We have designed a coordinated strategy using multidisciplinary approaches to understand the molecular basis of polyspecificity and the mechanism of P-gp-mediated drug transport. Our approaches include several biochemical and biophysical assays, cell-based transport assays, purification and reconstitution in lipid nanodiscs for structural studies using cryo-EM, medicinal chemistry to synthesize a large number of compounds to assess their structure activity relationships, in silico molecular modeling and MD simulations to extend our understanding of the mechanistic aspects and the structure-function relationships of ABC drug transporters. In addition, we have devoted considerable effort to the screening and development of TKIs and small molecule modulators of P-gp and ABCG2 that are used in the clinic for treatment of various types of cancers. 1. Elucidation of the catalytic cycle of ATP hydrolysis and transport pathway of P-gp: We previously have reported that the tyrosine rich 15Y P-gp mutant fails to transport large-size substrates. To understand how the 15Y mutant lost the ability to transport large size substrates, we decided first to make two mutants: one named 6Y with substitution of six residues in TMD1 (F72Y/F303Y/I306Y/F314Y/F336Y/L339Y) and another one termed 9Y with nine substitutions in TMD2 (F732Y/F759Y/F770Y/F938Y/F942Y/M949Y/L975Y/F983Y/F994Y). Out of six residues in TMD1 (6Y mutant), five are clustered in TMHs 5 and 6, whereas the nine residues in TMD2 (9Y mutant) are more widely dispersed throughout TMHs 7, 8, 11 and 12. Interestingly, the 6Y mutant partially transported BD-verapamil, but failed to transport all other tested substrates. On the other hand, the 9Y mutant transported all substrates, as did its parent 15Y mutant (including large-size substrates that are not transported by 15Y. This result indicated that certain 9Y residues were able to rescue the function of the 6Y mutant. To identify 9Y residues that can rescue the function of the 6Y mutant, we made two mutants in a 6Y background: one with 6Y plus three 9Y residues located in the upper leaflet (F732Y/F759Y/L975Y) and called it 6Y + ULY. The second mutant, termed 6Y + 3Y, contains 6Y plus three 9Y residues located in the lower leaflet of the membrane (F938Y/F942Y/F994). While the ULY mutant was able to transport eight out of ten substrates, the 6Y + 3Y mutant transported nine out of ten substrates. The 15Y, ULY and 6Y +3Y mutants failed to transport BD-vinblastine, showing that the mutation(s) in 6Y responsible for loss of BD-vinblastine transport are dominant mutations. The addition of ULY or 3Y substitutions from the 9Y mutant to WT P-gp did not have any effect on its expression or function. This is the first evidence of the presence of second site suppressor mutations in P-gp, although such mutations have been reported in other eukaryotic ABC transporters including CFTR (ABCC7), yeast PDR5 and Candida Cdr1. 2. The mechanism of the molecular basis of polyspecificity of P-g: (i) We tested the interaction of P-gp with various A3 adenosine receptor agonists that are being developed for the treatment of chronic diseases, including rheumatoid arthritis, psoriasis, chronic pain and hepatocellular carcinoma. Although compounds 3 and 8 displayed pronounced effects on P-gp function, we found that a BODIPY-conjugate of compound 8 (compound 24) was not transported by P-gp. The residues in the drug-binding pocket critical for interactions with adenosine analogs compound 3 and 8 were identified by in silico molecular docking. Molecular docking studies revealed that both compounds 3 and 8 bind in the same region of the drug-binding pocket as paclitaxel (Taxol). Collectively, these results indicate that nucleoside derivatives can exhibit varied modulatory effects on P-gp activity, depending on structural functionalization. This work was done in collaboration with Kenneth Jacobson, NIDDK. (ii) In addition, to study the transport function of P-gp, we synthesized a Bodipy-labeled fluorescent conjugate of cyclosporine A (BD-CsA). After synthesis and characterization of its chemical purity, BD-CsA was compared with the commonly used 7-nitrobenz-2-oxa-1,3-diazol-4-yl (NBD)-CsA probe. In flow cytometry assays, the fluorescence intensity of BD-CsA was almost 10 times higher than that of NBD-CsA, enabling us to use significantly lower concentrations of BD-CsA to achieve the same fluorescence levels. We found that BD-CsA is recognized as a transport substrate by both human and mouse P-gp. In silico docking of BD-CsA and NBD-CsA to the human P-gp structure indicates that they both bind in the drug-binding pocket with similar docking scores and possibly interact with similar residues. Thus, we demonstrate that BD-CsA is a sensitive fluorescent substrate of P-gp that can be used to efficiently study the transporter's localization and function in vitro and in vivo. (This work was done in collaboration with Drs. Rolf Swenson and Raju Natarajan, Imaging Probe Development Center, NHLBI, NIH). (iii) Development of a thermal inactivation method for understanding the drug-substrate and ATP-dependent stability of P-gp. We are focusing on the thermal inactivation of ATPase activity and how it is affected by nucleotides, transported substrates and modulators. We developed a very simple assay consisting of heating insect cell membrane vesicles expressing P-gp to different temperatures ranging from 37C to 70C for 10 min and assessing the P-gp ATPase activity afterwards at 37C. Interestingly, in the absence of ATP, when the NBDs are separated from each other, the protein is highly susceptible to inactivation at higher temperature. In contrast, in the presence of ATP (under non-hydrolyzing condition), when the two NBDs are close together in an inward-closed conformation, the thermal stability increases over 20C. 3. Resolution of the three-dimensional structure of human Pgp: For structural studies it is important to obtain a large amount of purified functional protein. We compared three detergents (1,2-diheptanoyol-sn-glycero-3-phosphocholine, dodecyl maltoside and n-octyl-beta-D-glucopyranoside) used for solubilization and purification of human and mouse P-gp from insect High-Five cell membranes. P-gp purification was performed first using immobilized metal affinity chromatography, then followed by a second step of either anion exchange chromatography or size exclusion chromatography to yield protein in concentrations of 10 to 12 mg per ml. Size exclusion chromatography was the preferred method, as it allows separation of monomeric transporters from aggregates. We showed that the purified protein, when reconstituted in proteoliposomes and nanodiscs, exhibits both basal and substrate or inhibitor-modulated ATPase activity. We are currently using nickel-NTA followed by a size exclusion column for purification of P-gp and nanodiscs prepared with this protein are being used for cryo-EM studies. 4. Development of non-toxic natural product and small molecule modulators to overcome resistance mediated by P-gp and ABCG2: We continue to characterize the recently developed tyrosine kinase inhibitors, repurposed drugs, small molecules, natural products and synthetic derivations of curcumin for their effect on the function of P-gp and ABCG2. Our goal is to characterize the effect of these clinically important modulators to help us to understand the polyspecificity of these transporters. We found that the FLT3 inhibitor midostaurin selectively modulated the function of human P-gp. Similarly, glesatinib, a c-MET/SMO dual inhibitor also modulated the function of P-gp. On the other hand, the KIT and PDGFR-alfa inhibitor, avapritinib inhibited the function of both P-gp and ABCG2. Solensertib, an ASK1 inhibitor, sensitized P-gp- and ABCG2-expressing cells to anticancer drugs.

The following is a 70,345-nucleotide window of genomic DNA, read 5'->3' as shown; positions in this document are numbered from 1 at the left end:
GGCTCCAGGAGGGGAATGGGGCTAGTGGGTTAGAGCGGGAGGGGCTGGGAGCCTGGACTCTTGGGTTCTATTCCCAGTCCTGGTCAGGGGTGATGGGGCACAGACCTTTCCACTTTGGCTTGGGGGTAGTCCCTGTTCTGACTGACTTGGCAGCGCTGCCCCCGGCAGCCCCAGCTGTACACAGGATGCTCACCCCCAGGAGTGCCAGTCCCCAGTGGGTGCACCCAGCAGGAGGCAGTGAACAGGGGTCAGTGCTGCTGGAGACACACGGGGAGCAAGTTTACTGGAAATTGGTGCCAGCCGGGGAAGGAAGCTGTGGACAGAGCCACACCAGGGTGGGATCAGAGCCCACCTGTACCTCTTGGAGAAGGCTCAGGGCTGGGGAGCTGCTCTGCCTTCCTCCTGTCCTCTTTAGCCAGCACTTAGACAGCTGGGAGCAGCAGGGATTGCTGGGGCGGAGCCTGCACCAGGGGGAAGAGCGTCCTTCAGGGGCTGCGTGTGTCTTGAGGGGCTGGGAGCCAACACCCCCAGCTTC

National Institute of Health (NIH)